Image by Olaf Tausch

In Brief

Classification: Fishing village
Twinned with: No-one (although ‘heaven’ has been suggested?!)
Population: 697 in 2011
Notable former residents: Dolly Pentreath, on record right back in 1768 as the last person to speak solely Cornish, was born in Mousehole and lived in the area up until her death in 1777. Respected Cornish language scholar John Keigwin was also born in the village in 1641
Films shot in town: Scenes from huge hit TV series ‘The Onedin Line’ (1971-80) were filmed in Mousehole. Sequences from TV drama ‘Poldark’ were also, of course, filmed in the village, as were scenes from surfy 1995 film ‘Blue Juice’, starring Sean Pertwee, Catherine Zeta-Jones and a fresh-faced Ewan McGregor
Interesting factoid: In March 2022, the only house in Mousehole to survive a bombardment from the Spanish in 1595, was listed for sale. Thought to be in retaliation for the famous sinking of the Armada, the village, along with neighbouring Paul and Newlyn, was torched but the building, back then a pub called The Keigwin Arms, remained standing. Its owner, Jenkyn Keigwin, sadly died protecting it, though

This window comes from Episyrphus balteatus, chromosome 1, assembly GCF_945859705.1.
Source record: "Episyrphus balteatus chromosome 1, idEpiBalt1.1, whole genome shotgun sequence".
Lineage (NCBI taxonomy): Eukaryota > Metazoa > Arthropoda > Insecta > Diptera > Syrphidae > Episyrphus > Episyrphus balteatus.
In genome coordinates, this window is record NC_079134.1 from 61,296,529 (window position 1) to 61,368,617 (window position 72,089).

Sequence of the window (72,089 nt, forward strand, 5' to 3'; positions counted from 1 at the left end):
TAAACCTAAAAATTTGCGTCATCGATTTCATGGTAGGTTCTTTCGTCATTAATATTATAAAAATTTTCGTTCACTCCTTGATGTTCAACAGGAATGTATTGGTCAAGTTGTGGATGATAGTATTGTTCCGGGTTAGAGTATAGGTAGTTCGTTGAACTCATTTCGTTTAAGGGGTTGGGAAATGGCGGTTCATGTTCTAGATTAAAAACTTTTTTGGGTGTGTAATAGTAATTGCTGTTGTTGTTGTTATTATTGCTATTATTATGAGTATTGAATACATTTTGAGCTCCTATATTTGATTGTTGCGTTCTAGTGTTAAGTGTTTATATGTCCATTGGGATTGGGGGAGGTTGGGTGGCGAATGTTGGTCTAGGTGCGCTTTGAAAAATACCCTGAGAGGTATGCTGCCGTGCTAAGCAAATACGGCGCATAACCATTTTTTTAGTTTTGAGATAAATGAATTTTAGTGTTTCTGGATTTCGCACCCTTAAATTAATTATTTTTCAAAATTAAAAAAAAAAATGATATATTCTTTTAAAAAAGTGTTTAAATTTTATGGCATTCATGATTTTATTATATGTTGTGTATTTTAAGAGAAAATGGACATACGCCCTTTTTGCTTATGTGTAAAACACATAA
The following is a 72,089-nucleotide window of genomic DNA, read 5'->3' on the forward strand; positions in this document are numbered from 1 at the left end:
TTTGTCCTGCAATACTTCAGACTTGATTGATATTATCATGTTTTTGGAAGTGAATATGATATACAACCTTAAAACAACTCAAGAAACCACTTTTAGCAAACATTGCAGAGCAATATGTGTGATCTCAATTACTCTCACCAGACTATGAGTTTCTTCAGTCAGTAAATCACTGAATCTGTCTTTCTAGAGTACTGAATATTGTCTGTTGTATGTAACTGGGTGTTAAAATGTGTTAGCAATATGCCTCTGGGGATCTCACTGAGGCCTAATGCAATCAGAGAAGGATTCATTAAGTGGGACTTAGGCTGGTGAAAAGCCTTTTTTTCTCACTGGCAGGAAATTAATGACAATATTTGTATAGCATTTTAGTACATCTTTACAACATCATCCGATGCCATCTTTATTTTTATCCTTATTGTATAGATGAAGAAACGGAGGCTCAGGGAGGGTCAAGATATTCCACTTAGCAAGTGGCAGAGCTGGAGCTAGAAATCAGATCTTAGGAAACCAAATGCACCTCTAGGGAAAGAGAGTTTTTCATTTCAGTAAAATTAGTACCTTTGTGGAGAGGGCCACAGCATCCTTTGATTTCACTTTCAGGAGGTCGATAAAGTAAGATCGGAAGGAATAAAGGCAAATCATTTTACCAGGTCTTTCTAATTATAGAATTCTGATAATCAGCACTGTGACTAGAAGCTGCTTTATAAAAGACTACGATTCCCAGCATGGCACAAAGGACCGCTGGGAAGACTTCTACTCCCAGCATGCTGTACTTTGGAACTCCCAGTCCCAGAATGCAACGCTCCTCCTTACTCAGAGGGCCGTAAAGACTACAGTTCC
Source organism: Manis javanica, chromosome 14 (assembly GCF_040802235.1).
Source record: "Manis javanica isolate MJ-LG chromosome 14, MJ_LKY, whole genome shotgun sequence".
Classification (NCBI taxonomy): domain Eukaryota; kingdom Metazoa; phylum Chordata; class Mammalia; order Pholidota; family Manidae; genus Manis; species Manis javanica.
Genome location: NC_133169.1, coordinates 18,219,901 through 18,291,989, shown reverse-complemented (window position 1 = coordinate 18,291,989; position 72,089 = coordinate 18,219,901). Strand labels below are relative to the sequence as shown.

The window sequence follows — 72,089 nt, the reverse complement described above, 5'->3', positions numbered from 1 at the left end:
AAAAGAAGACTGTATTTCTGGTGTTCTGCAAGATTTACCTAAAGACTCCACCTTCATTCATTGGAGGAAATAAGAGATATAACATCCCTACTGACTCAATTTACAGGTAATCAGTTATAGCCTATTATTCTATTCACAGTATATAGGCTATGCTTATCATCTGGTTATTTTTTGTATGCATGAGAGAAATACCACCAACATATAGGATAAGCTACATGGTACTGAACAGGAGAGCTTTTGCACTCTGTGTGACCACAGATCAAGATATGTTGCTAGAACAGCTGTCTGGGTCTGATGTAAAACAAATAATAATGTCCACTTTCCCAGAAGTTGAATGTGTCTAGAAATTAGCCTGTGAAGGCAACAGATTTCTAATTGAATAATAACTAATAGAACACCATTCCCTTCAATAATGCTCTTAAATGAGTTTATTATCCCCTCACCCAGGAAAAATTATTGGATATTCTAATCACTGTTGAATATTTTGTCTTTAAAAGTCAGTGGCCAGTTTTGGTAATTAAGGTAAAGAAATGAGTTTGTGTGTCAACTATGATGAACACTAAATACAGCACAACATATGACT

First things first, it’s not ‘Mouse-hole’. It’s pronounced ‘Mowzel’ or ‘Muzzle’. Second things second, this picture-postcard Cornish fishing village on the far side of Mount’s Bay, just a couple of miles down the coast from Penzance out on the wild west reaches of Cornwall, is a timeless gem of a place. Mousehole is full of old world charm, from its gorgeous little harbour (the main venue for the annual Sea Salts and Sail festival) with its steady stream of fishing boats bringing in crab and catches of day to its quaint streets, Lamorna granite cottages, cute ice cream shops, photogenic gift stores and quaint eateries. The village, which is rich with fishing heritage and was actually the main port in Mount’s Bay from the 13th century until Penzance and Newlyn stole that honour in the 1700s, is awash with history, be it devastating shipwrecks (like the Penlee lifeboat disaster in 1981, which is still very much remembered by the community), attacks from the Spanish (like the reprisal for the sinking of the Armada in 1595) or, of course, smuggling in the 18th century (at least one of the local cottages still has a smuggler’s tunnel running out to, well, who knows where from behind a false wall…). Protip: parking in the village, which either got its name from the Cornish for ‘young woman’s brook’ (‘Moeshayle’) or from a sea cave nearby which literally resembles a mouse’s hole, is an utter nightmare in those narrow, twisty, turny, steep roads down to the harbourside so make sure you park at the top of the hill and walk down if you arrive by automobile. It’s well worth it, though, for a day of tradition, history and photogenic charm, Mowzel-style.